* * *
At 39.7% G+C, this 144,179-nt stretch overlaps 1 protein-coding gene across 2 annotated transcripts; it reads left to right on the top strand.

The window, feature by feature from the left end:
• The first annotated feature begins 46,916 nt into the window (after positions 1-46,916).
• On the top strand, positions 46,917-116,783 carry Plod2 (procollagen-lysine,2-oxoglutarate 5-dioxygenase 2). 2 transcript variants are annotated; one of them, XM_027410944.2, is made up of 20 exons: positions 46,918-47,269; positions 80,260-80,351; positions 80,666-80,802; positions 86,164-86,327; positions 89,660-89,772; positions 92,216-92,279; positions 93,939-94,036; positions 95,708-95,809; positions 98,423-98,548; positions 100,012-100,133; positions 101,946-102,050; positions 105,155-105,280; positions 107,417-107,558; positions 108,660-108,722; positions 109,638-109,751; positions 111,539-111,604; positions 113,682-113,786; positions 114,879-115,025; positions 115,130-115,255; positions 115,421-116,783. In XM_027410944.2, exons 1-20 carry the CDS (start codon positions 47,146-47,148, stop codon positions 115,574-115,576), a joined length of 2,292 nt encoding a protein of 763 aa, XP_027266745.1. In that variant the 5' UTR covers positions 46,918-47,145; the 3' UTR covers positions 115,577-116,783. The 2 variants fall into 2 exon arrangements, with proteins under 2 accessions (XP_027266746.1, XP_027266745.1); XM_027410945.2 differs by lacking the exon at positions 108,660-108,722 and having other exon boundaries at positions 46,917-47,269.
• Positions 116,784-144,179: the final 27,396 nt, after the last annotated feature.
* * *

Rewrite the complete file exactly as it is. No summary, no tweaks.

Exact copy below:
At 39.7% G+C, this 144,179-nt stretch overlaps 1 protein-coding gene across 2 annotated transcripts; it reads left to right on the top strand.

The window, feature by feature from the left end:
• The first annotated feature begins 46,916 nt into the window (after positions 1-46,916).
• On the top strand, positions 46,917-116,783 carry Plod2 (procollagen-lysine,2-oxoglutarate 5-dioxygenase 2). 2 transcript variants are annotated; one of them, XM_027410944.2, is made up of 20 exons: positions 46,918-47,269; positions 80,260-80,351; positions 80,666-80,802; positions 86,164-86,327; positions 89,660-89,772; positions 92,216-92,279; positions 93,939-94,036; positions 95,708-95,809; positions 98,423-98,548; positions 100,012-100,133; positions 101,946-102,050; positions 105,155-105,280; positions 107,417-107,558; positions 108,660-108,722; positions 109,638-109,751; positions 111,539-111,604; positions 113,682-113,786; positions 114,879-115,025; positions 115,130-115,255; positions 115,421-116,783. In XM_027410944.2, exons 1-20 carry the CDS (start codon positions 47,146-47,148, stop codon positions 115,574-115,576), a joined length of 2,292 nt encoding a protein of 763 aa, XP_027266745.1. In that variant the 5' UTR covers positions 46,918-47,145; the 3' UTR covers positions 115,577-116,783. The 2 variants fall into 2 exon arrangements, with proteins under 2 accessions (XP_027266746.1, XP_027266745.1); XM_027410945.2 differs by lacking the exon at positions 108,660-108,722 and having other exon boundaries at positions 46,917-47,269.
• Positions 116,784-144,179: the final 27,396 nt, after the last annotated feature.